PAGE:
18 February 2019
Global reach, higher impact
Int J Med Sci 2019; 16(3):366-375. doi:10.7150/ijms.29946
New Insight on Solute Carrier Family 27 Member 6 (SLC27A6) in Tumoral and Non-Tumoral Breast Cells
1. Department of Emergency Medicine, Kaohsiung Medical University Hospital, Kaohsiung Medical University, Kaohsiung 807, Taiwan;
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How to cite this article:
Yen MC, Chou SK, Kan JY, Kuo PL, Hou MF, Hsu YL. New Insight on Solute Carrier Family 27 Member 6 (SLC27A6) in Tumoral and Non-Tumoral Breast Cells. Int J Med Sci 2019; 16(3):366-375. doi:10.7150/ijms.29946. Available from http://www.medsci.org/v16p0366.htm
Long-chain fatty acids are the most abundant fatty acids and are essential for various physiological processes. Translocation of long-chain fatty acids across cell membrane is dependent on transport proteins. Solute carrier family 27 member 6 (SLC27A6) is a transport protein which mediates long-chain fatty acid uptake. The bioinformatic analysis revealed that the expression of SLC27A6 in non-tumoral breast tissue was higher than that in tumoral breast cancer in clinic samples. When SLC27A6 expression in non-tumorigenic cell H184B5F5/M10 was repressed, the fatty acids uptake capacity and cell proliferation was inhibited, and cell cycle was delayed. The protein expression of cell cycle regulators including cell division protein kinase 4 (CDK4), CDK6, and cyclin D1 was significantly decreased in SLC27A6-silenced H184B5F5/M10. By contrast, relatively low SLC27A6 expression in tumorigenic breast cancer cell Hs578T when compared to H184B5F5/M10. Repressing SLC27A6 expression did not affect these phenotypes in Hs578T. The interaction network of SLC27A6 was further investigated via STRING database. The function of these SLC27A6-associated proteins mainly involved in lipid biosynthesis, fatty acid metabolic process, and fatty acid transport. In conclusion, this study reveals inverse correlation between SLC27A6 expression and tumoral tissues and provides a new insight into SLC27A6-mediated cell growth and cell cycle regulation in non-tumorigenic breast cells.
Keywords: solute carrier family 27 member 6 (SLC27A6), fatty acid transport protein 6 (FATP6), very long-chain acyl-CoA synthetases member 2 (ACSVL2), fatty acid transport, breast, proliferation, cell cycle
Dietary fat is one of important energy sources . Triglyceride which composed of fatty acids, phospholipid, and cholesteryl esters is abundant in fat-diet . In fasting condition, triglyceride which is stored in adipose tissue is hydrolyzed to free fatty acids and glycerol . Based on carbon number of aliphatic tails, fatty acids categorized as short-chain (< 8 carbons), medium-chain (8-12 carbons), long-chain (16-22 carbons), or very-long-chain (>22 carbons) fatty acids . In general, long-chain fatty acids (>16 carbons) are more abundant than short-chain and medium-chain fatty acids in animal tissues . The transport of fatty acids across cell membrane could occur by passive diffusion, or be facilitated by proteins associated with fatty acid transport, including CD36 (also called fatty acid translocase), fatty acid binding protein (FABP), and a family of fatty acid transporter (SLC27, also called FATP) [5-7]. These long-chain fatty acids are important for various physiological processes, such as inflammation, synthesis of phospholipid and triglyceride [8, 9]. Therefore, these transporter proteins are usually associated with regulation of cell behaviors, including cancer cells.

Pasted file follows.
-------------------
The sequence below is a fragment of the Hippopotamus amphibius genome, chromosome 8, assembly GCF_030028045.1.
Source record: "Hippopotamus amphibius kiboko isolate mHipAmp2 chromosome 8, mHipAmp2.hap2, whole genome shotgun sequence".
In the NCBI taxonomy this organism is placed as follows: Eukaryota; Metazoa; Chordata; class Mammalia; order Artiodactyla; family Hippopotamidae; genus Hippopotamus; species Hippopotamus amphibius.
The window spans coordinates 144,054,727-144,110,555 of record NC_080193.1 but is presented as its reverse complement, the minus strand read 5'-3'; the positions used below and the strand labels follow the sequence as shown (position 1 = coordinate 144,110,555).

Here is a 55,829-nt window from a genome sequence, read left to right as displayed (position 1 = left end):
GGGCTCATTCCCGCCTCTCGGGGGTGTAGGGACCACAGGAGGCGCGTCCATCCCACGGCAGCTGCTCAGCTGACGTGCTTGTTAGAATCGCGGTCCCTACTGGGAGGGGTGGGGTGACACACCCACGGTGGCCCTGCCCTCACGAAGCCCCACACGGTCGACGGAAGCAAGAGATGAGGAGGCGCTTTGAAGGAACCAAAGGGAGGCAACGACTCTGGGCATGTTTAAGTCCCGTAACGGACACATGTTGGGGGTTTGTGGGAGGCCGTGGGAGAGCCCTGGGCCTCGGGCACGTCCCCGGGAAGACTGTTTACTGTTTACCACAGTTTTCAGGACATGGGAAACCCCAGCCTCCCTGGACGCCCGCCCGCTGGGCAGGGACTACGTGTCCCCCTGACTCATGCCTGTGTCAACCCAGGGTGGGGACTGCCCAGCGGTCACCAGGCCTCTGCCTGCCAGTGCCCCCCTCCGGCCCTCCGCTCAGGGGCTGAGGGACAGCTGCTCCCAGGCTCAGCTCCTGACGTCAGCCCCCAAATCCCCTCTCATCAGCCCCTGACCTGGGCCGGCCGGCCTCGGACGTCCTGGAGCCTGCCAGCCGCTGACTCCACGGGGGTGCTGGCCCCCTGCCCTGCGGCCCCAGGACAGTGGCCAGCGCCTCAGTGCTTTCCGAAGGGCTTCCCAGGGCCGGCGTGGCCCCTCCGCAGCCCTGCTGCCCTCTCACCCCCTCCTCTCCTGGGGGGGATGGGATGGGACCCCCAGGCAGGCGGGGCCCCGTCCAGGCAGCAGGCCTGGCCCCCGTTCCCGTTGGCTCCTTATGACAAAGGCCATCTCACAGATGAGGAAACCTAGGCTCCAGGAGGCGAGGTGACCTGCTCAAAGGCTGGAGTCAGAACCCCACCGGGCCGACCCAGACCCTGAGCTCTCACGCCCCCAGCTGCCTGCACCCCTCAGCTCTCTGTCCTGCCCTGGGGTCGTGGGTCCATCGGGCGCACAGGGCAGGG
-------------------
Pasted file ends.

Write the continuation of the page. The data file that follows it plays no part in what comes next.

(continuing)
Dysregulated metabolism is a hallmark of oncogenesis . Emerging studies suggest that FABP5 is associated with poor survival and the FABP7-associated signaling pathway enhances cell survival and proliferation in triple-negative breast cancer [11, 12]. CD36 overexpression is associated with cell growth and metastasis in breast cancer cells [13, 14]. There are six members of SLC27 family in mammals (SLC27A1 through SLC27A6). According to the amino acid sequence of the conserved region, the SLC27 family proteins are proposed to bifunctional protein with long-chain fatty acids transport and acyl-CoA synthetase (ACS) activity [15, 16]. Therefore, SLC27 family proteins are also named very long-chain acyl-CoA synthetases (ACSVL) . Currently, the association of SLC27 and tumor cells is not fully understood although the relationship between SLC27 proteins and some human diseases have been demonstrated.
SLC27A6 which also named FATP6 and ACSVL2 colocalizes with CD36 . FATP6- 7 T>A polymorphism may protect from human cardio-metabolic diseases . In human intrauterine growth restriction, increased protein expression of CD36 and SLC27A6 is observed in syncytiotrophoblast microvillous plasma membrane . The association between SLC27A6 and malignant cells were not well-known. In our recent study, we found that the expression patterns of SLC27A family proteins were quite different in tumor samples when compared to non-tumor samples . The SLC27A6 expression was the most significantly and inversely associated breast tumor samples in several public microarray datasets. Thus, the aim of the present study was to investigate whether SLC27A6 plays a role in human tumor progression. The function of SLC27A6 was evaluated in tumorigenic and non-tumorigenic breast cells.
Material and methods
Human mammary epithelial cell line H184B5F5/ M10 was obtained from Bioresource Collection and Research Center (BCRC Number: 60197) (Hsinchu, Taiwan). H184B5F5/M10 was cultured in alpha- Minimum Essential Medium (α-MEM) with 15% fetal bovine serum (Life Technologies, Grand Island, NY, USA). Human mammary cancer cell line Hs578T, MCF-7, and MDA-MB-231 were purchased from American Type Culture Collection (USA) and were respectively maintained in Dulbecco's Modified Eagle Medium (DMEM), Minimum Essential Medium (MEM), and Leibovitz's L-15 Medium with 10% fetal bovine serum respectively. All culture medium contained (Life, 100 units/mL penicillin G, 100 μg/mL streptomycin, and 0.25 μg/mL amphotericin B Technologies, Grand Island, NY, USA). H184B5F5/M10, Hs578T, and MCF-7 were cultured in 5% CO2 air atmosphere and MDA-MB-231 was cultured at CO2-free air atmosphere at 37°C.